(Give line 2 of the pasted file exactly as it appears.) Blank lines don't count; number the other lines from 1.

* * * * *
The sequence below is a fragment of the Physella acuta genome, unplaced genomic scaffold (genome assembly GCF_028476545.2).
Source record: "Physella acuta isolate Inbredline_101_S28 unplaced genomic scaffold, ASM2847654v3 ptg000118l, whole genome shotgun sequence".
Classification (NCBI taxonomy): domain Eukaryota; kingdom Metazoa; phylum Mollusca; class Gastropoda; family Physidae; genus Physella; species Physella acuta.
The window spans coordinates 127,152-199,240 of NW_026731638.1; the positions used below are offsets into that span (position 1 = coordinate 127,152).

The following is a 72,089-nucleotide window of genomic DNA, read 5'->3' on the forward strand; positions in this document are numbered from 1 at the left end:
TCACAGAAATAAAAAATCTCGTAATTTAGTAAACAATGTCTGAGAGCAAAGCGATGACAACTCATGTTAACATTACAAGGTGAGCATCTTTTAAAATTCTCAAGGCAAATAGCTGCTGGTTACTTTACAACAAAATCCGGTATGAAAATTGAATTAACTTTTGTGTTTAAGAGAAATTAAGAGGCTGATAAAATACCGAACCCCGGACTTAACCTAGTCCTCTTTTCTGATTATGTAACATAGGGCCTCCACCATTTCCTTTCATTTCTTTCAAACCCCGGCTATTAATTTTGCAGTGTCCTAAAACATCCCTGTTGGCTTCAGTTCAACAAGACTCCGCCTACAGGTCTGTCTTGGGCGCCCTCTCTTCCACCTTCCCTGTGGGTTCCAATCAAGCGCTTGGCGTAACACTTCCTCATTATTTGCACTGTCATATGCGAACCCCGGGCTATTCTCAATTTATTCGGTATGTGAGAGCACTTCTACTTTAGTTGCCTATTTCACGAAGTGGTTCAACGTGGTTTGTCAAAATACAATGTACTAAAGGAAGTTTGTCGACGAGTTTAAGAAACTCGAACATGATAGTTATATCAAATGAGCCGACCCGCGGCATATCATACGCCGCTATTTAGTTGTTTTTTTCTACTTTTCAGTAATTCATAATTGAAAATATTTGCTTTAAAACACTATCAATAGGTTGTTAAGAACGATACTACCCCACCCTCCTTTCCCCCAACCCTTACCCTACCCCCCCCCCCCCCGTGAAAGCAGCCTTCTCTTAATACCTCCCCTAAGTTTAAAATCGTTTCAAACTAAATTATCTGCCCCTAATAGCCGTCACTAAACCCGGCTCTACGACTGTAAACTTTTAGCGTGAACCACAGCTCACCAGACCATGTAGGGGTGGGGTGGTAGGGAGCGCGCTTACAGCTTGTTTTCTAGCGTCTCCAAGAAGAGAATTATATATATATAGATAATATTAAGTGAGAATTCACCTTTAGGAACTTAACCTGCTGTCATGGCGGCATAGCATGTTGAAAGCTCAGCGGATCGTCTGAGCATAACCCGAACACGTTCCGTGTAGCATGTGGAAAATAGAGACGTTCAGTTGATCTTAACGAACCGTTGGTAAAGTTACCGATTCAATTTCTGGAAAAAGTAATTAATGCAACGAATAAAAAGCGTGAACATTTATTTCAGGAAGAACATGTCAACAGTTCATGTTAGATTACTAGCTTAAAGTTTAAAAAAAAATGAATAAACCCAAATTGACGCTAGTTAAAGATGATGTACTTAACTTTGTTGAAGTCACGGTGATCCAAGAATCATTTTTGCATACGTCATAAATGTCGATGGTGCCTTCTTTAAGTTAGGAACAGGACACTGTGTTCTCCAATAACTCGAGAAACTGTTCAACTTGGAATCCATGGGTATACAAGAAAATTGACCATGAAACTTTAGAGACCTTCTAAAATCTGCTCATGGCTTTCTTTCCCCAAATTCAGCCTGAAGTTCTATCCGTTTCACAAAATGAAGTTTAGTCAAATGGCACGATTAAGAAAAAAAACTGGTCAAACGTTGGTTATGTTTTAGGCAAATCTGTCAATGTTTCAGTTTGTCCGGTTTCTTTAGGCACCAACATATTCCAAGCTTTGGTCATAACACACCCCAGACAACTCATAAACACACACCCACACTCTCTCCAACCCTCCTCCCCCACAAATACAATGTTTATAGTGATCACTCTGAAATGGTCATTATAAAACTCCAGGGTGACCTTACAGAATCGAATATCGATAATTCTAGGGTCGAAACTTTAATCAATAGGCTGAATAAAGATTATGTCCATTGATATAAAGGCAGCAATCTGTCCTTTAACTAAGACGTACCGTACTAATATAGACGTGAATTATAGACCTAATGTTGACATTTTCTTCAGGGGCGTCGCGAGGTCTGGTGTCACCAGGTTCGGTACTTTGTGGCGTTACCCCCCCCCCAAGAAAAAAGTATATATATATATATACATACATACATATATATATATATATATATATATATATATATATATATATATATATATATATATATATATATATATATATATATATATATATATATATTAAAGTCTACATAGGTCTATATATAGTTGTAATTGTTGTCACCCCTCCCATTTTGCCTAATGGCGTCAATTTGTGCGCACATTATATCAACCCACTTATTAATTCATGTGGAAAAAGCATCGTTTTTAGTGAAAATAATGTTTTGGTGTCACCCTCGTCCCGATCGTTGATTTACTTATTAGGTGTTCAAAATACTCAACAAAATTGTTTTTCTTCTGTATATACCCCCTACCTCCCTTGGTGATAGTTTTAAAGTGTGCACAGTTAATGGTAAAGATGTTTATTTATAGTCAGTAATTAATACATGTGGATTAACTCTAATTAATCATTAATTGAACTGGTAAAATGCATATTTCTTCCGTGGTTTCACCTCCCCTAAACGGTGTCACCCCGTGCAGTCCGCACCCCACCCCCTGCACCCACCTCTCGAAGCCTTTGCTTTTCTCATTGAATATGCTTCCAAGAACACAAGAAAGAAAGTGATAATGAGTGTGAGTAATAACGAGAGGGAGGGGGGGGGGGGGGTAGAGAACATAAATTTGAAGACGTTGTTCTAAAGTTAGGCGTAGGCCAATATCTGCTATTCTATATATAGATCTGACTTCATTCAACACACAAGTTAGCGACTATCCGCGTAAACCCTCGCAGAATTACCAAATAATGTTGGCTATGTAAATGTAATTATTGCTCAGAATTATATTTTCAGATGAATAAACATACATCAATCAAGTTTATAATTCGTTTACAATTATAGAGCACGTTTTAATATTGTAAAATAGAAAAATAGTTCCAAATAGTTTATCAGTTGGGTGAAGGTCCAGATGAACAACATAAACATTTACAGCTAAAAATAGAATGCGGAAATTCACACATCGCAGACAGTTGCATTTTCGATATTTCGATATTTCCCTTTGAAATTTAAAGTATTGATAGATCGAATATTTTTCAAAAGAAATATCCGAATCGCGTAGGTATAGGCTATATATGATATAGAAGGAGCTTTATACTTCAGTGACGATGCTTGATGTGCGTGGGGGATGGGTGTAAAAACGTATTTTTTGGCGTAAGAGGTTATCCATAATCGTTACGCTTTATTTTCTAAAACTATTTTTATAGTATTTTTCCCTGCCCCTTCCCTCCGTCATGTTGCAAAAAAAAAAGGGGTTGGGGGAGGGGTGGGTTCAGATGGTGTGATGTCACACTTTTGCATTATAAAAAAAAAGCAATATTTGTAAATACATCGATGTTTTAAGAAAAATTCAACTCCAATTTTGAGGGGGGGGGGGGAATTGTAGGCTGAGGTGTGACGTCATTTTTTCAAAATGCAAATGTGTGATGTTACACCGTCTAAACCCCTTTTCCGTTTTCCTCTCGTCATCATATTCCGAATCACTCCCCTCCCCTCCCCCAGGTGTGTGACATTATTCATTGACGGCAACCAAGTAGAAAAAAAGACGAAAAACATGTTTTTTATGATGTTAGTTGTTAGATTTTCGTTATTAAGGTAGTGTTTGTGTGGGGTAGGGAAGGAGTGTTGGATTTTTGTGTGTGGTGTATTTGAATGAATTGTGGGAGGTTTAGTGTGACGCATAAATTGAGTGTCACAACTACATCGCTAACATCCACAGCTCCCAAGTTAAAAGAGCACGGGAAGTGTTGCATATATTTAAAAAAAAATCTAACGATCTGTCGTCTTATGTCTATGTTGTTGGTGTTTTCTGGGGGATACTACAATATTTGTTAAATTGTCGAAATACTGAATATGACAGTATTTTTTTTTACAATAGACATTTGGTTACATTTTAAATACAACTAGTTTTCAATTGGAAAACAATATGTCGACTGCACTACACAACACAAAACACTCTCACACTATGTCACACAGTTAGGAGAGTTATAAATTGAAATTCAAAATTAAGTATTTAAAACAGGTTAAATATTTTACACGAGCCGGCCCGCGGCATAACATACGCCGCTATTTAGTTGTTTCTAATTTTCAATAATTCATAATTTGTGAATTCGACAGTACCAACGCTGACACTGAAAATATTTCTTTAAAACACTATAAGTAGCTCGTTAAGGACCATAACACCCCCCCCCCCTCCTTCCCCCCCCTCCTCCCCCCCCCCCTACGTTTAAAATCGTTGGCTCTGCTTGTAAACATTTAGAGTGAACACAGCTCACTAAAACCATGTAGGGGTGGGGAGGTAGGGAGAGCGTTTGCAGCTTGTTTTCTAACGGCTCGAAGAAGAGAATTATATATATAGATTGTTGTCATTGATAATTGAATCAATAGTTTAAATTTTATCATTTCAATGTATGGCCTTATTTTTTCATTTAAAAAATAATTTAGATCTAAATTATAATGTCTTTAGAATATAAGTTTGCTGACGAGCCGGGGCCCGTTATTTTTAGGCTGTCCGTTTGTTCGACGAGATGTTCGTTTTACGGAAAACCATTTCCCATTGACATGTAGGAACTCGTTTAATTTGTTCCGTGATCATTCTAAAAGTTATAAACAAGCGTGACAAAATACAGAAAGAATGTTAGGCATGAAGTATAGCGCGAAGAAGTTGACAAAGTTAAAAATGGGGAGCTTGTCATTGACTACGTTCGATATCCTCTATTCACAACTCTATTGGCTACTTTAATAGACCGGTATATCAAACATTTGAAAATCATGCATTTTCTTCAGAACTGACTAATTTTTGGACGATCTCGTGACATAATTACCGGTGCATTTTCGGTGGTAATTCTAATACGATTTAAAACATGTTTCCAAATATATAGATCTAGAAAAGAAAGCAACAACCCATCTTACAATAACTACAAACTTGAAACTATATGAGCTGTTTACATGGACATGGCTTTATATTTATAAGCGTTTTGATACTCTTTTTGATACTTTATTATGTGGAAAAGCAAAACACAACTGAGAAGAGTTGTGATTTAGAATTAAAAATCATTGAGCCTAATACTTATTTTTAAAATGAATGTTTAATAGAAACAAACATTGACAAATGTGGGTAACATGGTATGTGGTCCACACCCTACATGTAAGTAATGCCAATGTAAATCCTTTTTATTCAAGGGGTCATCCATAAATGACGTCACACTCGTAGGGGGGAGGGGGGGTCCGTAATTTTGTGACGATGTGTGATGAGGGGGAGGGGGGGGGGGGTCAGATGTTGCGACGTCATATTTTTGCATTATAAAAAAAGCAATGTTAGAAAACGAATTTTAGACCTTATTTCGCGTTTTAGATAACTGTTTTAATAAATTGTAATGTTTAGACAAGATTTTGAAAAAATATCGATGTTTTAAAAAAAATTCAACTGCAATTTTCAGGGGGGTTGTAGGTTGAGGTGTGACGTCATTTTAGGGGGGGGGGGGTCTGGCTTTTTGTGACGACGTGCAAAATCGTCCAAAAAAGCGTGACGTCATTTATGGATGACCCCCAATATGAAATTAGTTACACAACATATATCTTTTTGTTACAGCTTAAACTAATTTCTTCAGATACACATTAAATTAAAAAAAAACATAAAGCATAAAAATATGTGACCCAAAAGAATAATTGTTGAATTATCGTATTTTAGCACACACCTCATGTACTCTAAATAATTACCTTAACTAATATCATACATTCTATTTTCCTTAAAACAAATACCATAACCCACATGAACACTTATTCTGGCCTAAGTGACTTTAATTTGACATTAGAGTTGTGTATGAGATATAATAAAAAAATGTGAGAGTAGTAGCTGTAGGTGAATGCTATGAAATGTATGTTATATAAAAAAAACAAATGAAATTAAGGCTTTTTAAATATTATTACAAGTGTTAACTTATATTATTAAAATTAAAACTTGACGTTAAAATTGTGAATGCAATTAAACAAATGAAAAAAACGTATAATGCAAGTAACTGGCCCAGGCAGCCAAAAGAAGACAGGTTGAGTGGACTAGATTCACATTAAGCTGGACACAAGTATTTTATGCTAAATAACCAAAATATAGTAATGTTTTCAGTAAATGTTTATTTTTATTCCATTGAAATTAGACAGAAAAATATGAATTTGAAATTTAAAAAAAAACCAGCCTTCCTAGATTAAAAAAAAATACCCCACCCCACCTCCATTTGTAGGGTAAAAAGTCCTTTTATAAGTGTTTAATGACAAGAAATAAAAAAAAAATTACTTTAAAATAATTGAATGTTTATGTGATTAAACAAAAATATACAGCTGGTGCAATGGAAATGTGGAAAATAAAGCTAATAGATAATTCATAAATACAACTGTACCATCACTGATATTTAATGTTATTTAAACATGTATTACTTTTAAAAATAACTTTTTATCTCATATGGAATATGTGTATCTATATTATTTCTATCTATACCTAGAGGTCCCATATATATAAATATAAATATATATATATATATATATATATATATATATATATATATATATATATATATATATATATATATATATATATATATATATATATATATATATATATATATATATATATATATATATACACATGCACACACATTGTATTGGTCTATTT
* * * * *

Source record: "Physella acuta isolate Inbredline_101_S28 unplaced genomic scaffold, ASM2847654v3 ptg000118l, whole genome shotgun sequence".